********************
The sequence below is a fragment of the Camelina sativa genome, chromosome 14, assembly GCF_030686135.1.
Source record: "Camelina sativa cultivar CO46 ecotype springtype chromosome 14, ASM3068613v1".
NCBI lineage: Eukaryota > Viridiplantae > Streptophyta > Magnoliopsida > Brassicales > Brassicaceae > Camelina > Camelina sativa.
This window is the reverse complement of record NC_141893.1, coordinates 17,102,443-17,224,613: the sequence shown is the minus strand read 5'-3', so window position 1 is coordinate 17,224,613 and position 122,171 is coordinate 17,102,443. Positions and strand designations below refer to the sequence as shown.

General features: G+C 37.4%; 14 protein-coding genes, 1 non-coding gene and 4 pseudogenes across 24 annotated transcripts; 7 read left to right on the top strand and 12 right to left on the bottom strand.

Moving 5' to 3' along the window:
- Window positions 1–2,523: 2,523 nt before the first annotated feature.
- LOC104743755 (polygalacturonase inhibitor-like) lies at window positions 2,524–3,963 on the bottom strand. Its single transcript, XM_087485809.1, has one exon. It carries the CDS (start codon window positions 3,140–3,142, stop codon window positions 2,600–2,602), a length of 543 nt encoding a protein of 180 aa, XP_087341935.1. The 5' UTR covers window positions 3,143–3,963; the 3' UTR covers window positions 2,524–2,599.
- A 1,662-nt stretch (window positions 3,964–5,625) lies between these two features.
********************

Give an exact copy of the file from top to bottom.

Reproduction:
The sequence below is a fragment of the Camelina sativa genome, chromosome 14, assembly GCF_030686135.1.
Source record: "Camelina sativa cultivar CO46 ecotype springtype chromosome 14, ASM3068613v1".
NCBI lineage: Eukaryota > Viridiplantae > Streptophyta > Magnoliopsida > Brassicales > Brassicaceae > Camelina > Camelina sativa.
This window is the reverse complement of record NC_141893.1, coordinates 17,102,443-17,224,613: the sequence shown is the minus strand read 5'-3', so window position 1 is coordinate 17,224,613 and position 122,171 is coordinate 17,102,443. Positions and strand designations below refer to the sequence as shown.

General features: G+C 37.4%; 14 protein-coding genes, 1 non-coding gene and 4 pseudogenes across 24 annotated transcripts; 7 read left to right on the top strand and 12 right to left on the bottom strand.

Moving 5' to 3' along the window:
- Window positions 1–2,523: 2,523 nt before the first annotated feature.
- LOC104743755 (polygalacturonase inhibitor-like) lies at window positions 2,524–3,963 on the bottom strand. Its single transcript, XM_087485809.1, has one exon. It carries the CDS (start codon window positions 3,140–3,142, stop codon window positions 2,600–2,602), a length of 543 nt encoding a protein of 180 aa, XP_087341935.1. The 5' UTR covers window positions 3,143–3,963; the 3' UTR covers window positions 2,524–2,599.
- A 1,662-nt stretch (window positions 3,964–5,625) lies between these two features.